SharePoint: MIM 2016 Export for SharePoint MA fails

Consider the following scenario:    

You have SharePoint 2016 set up to import user profiles from an External Identity Manager.

We’ll say you’re using Microsoft Identity Manager (MIM) 2016 to import profiles from some 3rd party LDAP directory. The profiles should be imported as Trusted Provider type users (SAML-claims).

You run a Sync, and everything goes fine until the export step for the SharePoint Management Agent (SP MA).

There are export errors for each user object “Error returned during object Export

The error detail may show something like this:

“Export retry FAILED for Entity(ObjectType: user, Anchor: User1__8c9c474c-a26c-4295-aedc-739d547a2f15).

Error System.Web.Services.Proptocols.SoapExtension: Server was unable to process request – One or more errors occurred. – The trust relationship between the primary domain and the trusted domain failed.”

Note: Instead of the “trust relationship” error above, you may see this as your error detail: “Some or all identity references could not be translated

You may also notice that exporting each user from MIM is very slow and that the profiles created on the SharePoint side do not have the proper account name format. For example, they may have account names like “ADFS:User1” instead of “i:0e.t|ADFS|”.

In the SharePoint ULS logs, you may see this error for each user:

w3wp.exe (0x30E4) 0x172C SharePoint Foundation Runtime aoxsq Medium Sending HTTP response 500 for HTTP request POST to http://yourCentralAdminServer:5555/_vti_bin/ProfileImportExportService.asmx



You did not configure your property mappings correctly in MIM.

See my colleague Adams blog post on the subject:


Specifically, the mappings for SPS-ClaimProviderType, SPS-ClaimProviderID, and SPS-ClaimID are either missing or not mapped properly.

These need to be configured properly so that SharePoint can construct the proper account name for the user profile. For example: i:0e.t|ADFS|

In this case, the “i:0e.t” part comes from the identity claim type (UPN in my case), “ADFS” comes from SPS-ClaimProviderID, and of course “” is the value for SPS-ClaimID, which comes from the UPN attribute.

Without these mappings, SharePoint will receive an “Add” for an isolated (not qualified) account name like “User1”. Because it doesn’t know any better, SharePoint assumes that this must be a local Active Directory user, so it makes a call to the LsarLookupNames4 method in an attempt to resolve the user.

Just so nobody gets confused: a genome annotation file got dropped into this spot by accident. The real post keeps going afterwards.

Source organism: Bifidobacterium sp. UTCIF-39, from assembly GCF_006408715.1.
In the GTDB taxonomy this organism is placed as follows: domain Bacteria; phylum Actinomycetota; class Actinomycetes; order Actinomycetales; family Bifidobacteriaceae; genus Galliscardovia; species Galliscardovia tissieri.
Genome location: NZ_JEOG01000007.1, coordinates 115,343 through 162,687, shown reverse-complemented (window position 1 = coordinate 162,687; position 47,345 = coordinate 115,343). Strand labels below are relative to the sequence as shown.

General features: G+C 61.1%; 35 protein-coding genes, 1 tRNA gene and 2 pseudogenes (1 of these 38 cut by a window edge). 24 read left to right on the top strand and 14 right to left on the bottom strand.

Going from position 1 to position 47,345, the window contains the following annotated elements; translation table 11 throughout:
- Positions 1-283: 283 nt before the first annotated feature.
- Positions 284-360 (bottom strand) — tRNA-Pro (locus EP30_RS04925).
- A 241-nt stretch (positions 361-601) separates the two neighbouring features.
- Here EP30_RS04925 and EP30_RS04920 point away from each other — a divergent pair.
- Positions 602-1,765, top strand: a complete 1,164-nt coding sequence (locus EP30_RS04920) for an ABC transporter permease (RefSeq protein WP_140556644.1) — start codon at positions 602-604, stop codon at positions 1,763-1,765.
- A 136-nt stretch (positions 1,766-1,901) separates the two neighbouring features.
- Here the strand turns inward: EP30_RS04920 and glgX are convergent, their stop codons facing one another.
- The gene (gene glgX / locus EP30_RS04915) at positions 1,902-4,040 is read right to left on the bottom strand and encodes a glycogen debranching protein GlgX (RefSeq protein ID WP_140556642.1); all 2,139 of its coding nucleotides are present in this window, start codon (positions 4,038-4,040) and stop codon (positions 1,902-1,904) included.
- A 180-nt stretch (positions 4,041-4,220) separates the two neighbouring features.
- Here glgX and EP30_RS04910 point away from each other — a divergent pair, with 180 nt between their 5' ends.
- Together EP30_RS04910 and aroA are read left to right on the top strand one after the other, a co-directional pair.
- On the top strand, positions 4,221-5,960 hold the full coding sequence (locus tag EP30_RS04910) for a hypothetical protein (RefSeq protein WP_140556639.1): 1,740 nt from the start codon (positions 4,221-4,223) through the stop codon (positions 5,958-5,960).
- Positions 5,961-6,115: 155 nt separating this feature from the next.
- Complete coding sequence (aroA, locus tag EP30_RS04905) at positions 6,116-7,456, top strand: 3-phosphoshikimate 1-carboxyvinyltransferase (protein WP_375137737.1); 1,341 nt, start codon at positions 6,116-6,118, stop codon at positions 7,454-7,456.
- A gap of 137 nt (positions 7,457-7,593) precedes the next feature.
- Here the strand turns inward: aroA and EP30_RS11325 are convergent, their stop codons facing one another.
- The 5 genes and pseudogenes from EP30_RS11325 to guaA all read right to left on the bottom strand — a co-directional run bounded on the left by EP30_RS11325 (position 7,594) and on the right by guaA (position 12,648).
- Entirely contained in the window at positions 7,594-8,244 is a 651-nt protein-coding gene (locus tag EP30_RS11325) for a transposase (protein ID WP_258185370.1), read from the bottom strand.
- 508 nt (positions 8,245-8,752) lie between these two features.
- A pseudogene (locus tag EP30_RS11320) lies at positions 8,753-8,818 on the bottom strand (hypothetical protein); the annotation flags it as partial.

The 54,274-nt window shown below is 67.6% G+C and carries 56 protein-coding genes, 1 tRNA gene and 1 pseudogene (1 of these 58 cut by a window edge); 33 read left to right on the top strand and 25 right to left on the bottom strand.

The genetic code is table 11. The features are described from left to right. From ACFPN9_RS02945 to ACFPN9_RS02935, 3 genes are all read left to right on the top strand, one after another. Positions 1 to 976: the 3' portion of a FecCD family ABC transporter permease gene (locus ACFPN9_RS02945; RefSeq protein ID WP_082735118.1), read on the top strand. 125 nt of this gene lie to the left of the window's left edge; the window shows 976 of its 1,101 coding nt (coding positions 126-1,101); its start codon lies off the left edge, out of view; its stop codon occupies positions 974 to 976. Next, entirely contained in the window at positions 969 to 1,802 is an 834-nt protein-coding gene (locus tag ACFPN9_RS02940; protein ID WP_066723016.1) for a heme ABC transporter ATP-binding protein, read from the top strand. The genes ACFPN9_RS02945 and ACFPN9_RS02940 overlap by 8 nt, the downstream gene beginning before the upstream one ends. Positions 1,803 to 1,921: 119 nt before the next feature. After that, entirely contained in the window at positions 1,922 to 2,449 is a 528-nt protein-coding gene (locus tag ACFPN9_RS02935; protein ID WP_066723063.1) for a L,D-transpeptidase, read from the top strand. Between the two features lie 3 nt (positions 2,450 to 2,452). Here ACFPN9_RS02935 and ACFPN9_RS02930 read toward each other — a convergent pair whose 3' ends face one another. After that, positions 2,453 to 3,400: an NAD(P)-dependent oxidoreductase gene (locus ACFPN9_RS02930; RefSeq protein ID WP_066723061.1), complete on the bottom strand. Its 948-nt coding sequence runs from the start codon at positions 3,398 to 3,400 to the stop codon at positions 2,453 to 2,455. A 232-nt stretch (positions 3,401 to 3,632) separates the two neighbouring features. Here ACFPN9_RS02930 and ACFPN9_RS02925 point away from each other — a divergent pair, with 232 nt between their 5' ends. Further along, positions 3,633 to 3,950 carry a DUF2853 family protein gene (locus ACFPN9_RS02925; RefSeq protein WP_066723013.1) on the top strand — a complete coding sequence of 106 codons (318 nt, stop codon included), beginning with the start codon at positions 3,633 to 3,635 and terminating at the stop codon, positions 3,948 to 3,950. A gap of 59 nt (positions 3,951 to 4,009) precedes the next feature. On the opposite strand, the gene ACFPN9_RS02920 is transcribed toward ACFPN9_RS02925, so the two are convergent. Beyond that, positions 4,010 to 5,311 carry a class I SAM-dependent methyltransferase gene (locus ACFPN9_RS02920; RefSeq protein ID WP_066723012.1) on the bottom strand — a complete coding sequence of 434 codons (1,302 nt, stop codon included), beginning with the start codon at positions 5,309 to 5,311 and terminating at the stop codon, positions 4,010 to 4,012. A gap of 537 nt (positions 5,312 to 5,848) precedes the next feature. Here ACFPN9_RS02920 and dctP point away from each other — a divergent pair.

In this case, the user comes from a 3rd party LDAP directory, so it does not exist in Active Directory. Because the user name is not qualified (ie: not in domain\username or format) every trusted Active Directory domain and forest will be searched, which could take a long time and fail with the “The trust relationship between the primary domain and the trusted domain failed“, or “Some or all identity references could not be translated” errors.




Map SPS-ClaimProviderType, SPS-ClaimProviderID, and SPS-ClaimID properly.


Mappings in the LDAP provider Management Agent

We’re doing Trusted Provider (SAML claims) on the SharePoint side, so SPS-ClaimProviderType should be mapped to a Constant of “Trusted

SPSClaimProviderID should be mapped to a Constant and contain the name of your SharePoint Trusted Identity Token Issuer. In my case, it is named “ADFS”.

To get the proper name, you would run this PowerShell on the SharePoint server:

Get-SPTrustedIdentityTokenIssuer | select name


You take that provider name and set it as a constant for SPS-ClaimProviderID.


SPS-ClaimID needs to be mapped to whatever your Identity / Identifier claim is. In my case it’s User Principal Name (UPN).

You can check that by running this PowerShell on the SharePoint server:

$ti = Get-SPTrustedIdentityTokenIssuer





Mappings in the SharePoint Management Agent:

In the SharePoint MA, these three properties should just flow through as-is:


If you’re not seeing SPS-ClaimProviderType, SPS-ClaimProviderID, and SPS-ClaimID in either of the management agents, I again refer you to my colleague Adams post on the subject. He walks through the whole thing.



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